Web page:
In other words: It’s about the art, stupid. Or to paraphrase Gertrude Stein: A work of art is a work of art is a work of art.
In the case of Schopp and his publisher, It’s almost as if they just had to take away the mystery and vulgarize it, in both senses of that term. (In French, ‘vulgarize’ means ‘popularize.’) As if it’s not bad enough that a publisher with such an impressively esoteric list (except for the Dumases, I haven’t heard of any of its authors) and a scholar whose previous work, the Dumas Junior biography, operated on a much higher level, plunging into the artistic processes and relationship of father and son, could sink no low, they’ve compounded the vulgarity by the book’s cover. (See illustration.) When I first visited Paris in 2000, I loved how, unlike the cultural fathers and mothers of New York, the French had no compunction about revealing naked bodies in art, in sculpture gardens, and in performance. (No ‘Family Unfriendly’ warnings here.) So why, instead of sticking to that high standard in their cover illustration, have these representatives of French intellectuals sunk to the low level of Facebook, which has infamously banned Courbet’s oeuvre?
By Paul Ben-Itzak
Copyright 2001 The Dance Insider
(Last night and this morning a fire destroyed two thirds of the rafters and cross-beams of Notre-Dame. If the church — first constructed 800 years ago with a message of redemption — is still standing this morning, said France’s deputy interior minister, it’s because a group of heroic fireman risked their lives to enter the building and work to put the fire out. As of this morning, Notre-Dame’s two towers were still standing; it’s storied gargoyles had already been put in storage to facilitate the renovation work that may have precipitated the fire, no doubt spurred on by the relentless Spring winds which have been buffeting Paris. This Flash was first published on October 10, 2001. It’s re-publication today is sponsored by Freespace Dance, presenting Freespace Dance 2019 40+ at the space at Yoga Mechanics in Montclair, New Jersey.)
PARIS — As spectacles go, you can’t get much more spectacular than Roland Petit’s 1965 ballet “Notre-Dame de Paris,” based on Victor Hugo’s novel and created for the Paris Opera Ballet and performed by the POB from etoiles to corps with gusto last night at the Garnier, as its opening production of the season. As I suspect that this ballet and its creator are less new to many of our readers than to myself, who was encountering both for the first time, I’m not going to describe the libretto in detail. I don’t even know that, having not seen enough other interpretations to formulate a base-line, it’s fair for me to evaluate the principal interpreters of last night’s performance. Because we have rather been plagued by new story ballets in recent years, however (“Othello,” “Pied Piper,” “Snow Maiden,” and more Draculas than there are corps maidens to feed them), I would like to comment on what Petit, a past and present master of spectacle, teaches us about how to make the form not just work, but work on our emotions.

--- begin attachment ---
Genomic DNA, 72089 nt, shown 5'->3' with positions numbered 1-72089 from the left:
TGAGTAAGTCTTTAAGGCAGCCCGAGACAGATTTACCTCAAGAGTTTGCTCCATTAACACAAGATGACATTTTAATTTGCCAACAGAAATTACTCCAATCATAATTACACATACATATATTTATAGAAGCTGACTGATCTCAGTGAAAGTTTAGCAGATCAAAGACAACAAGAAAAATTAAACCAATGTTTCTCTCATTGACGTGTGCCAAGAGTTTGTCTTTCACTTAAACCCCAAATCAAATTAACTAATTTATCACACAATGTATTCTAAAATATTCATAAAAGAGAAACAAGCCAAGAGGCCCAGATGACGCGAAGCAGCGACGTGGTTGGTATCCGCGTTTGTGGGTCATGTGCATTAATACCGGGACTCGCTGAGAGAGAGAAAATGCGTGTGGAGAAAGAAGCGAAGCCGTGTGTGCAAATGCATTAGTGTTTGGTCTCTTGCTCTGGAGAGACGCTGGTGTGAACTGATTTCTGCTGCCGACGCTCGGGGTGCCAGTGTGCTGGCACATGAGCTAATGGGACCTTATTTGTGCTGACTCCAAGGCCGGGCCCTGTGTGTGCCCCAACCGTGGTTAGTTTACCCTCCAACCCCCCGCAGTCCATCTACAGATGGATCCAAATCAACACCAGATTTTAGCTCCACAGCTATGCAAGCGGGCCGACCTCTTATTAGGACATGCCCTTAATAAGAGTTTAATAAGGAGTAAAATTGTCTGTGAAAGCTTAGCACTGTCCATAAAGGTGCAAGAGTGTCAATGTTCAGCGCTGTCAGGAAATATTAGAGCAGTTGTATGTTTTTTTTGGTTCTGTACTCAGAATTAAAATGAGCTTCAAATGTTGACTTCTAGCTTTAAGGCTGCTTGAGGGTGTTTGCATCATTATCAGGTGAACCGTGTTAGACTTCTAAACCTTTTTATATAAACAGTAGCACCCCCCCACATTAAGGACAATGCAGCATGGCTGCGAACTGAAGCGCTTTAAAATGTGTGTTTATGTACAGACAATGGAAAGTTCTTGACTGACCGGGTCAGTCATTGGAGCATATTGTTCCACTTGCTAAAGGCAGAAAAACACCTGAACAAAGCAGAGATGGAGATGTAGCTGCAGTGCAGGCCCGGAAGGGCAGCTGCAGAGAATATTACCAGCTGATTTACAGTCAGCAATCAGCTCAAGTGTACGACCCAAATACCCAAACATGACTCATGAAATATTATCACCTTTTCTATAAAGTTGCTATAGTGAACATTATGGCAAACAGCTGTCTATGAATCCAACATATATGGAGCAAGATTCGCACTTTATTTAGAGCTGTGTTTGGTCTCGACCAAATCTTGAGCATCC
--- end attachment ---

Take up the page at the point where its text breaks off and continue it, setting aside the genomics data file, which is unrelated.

In a word, it’s in the details.
It seems to me that in spectacles like Lar Lubovitch’s “Othello” (a plodding, over-produced, over-costly, under-choreographed behemoth wisely absent from American Ballet Theatre’s repertoire the last couple of years, not so wisely retained by San Francisco Ballet), the choreographers and producers became so pre-occupied with the spectacular, they forgot that it takes more than rich effects to make a story. Thus in Othello, Lubovitch essentially gave us two hours of flailing, including perhaps the biggest waste of a diamond dancer (Desmond Richardson) ever seen on the ballet stage. So what if the ice-like block of scenery at the rear of the stage cost three-quarters of a million dollars? The choreography was cheap, and ABT was definitely cheated on the music. John Harbison’s haunting yet lush music for David Parsons’s “Pied Piper,” on the other hand, was a perfect match of composer to subject. Parsons’s choreography, however, notwithstanding a promising prelude featuring three generations of pipers, borrowed mercilessly from his older works (created on and for modern dancers). Heartfelt, complex portrayals in the title role by Hector Cornejo and Angel Corella elevated the principal choreography to something better than the sum of its parts, but the story and Parsons delivered less than their potential.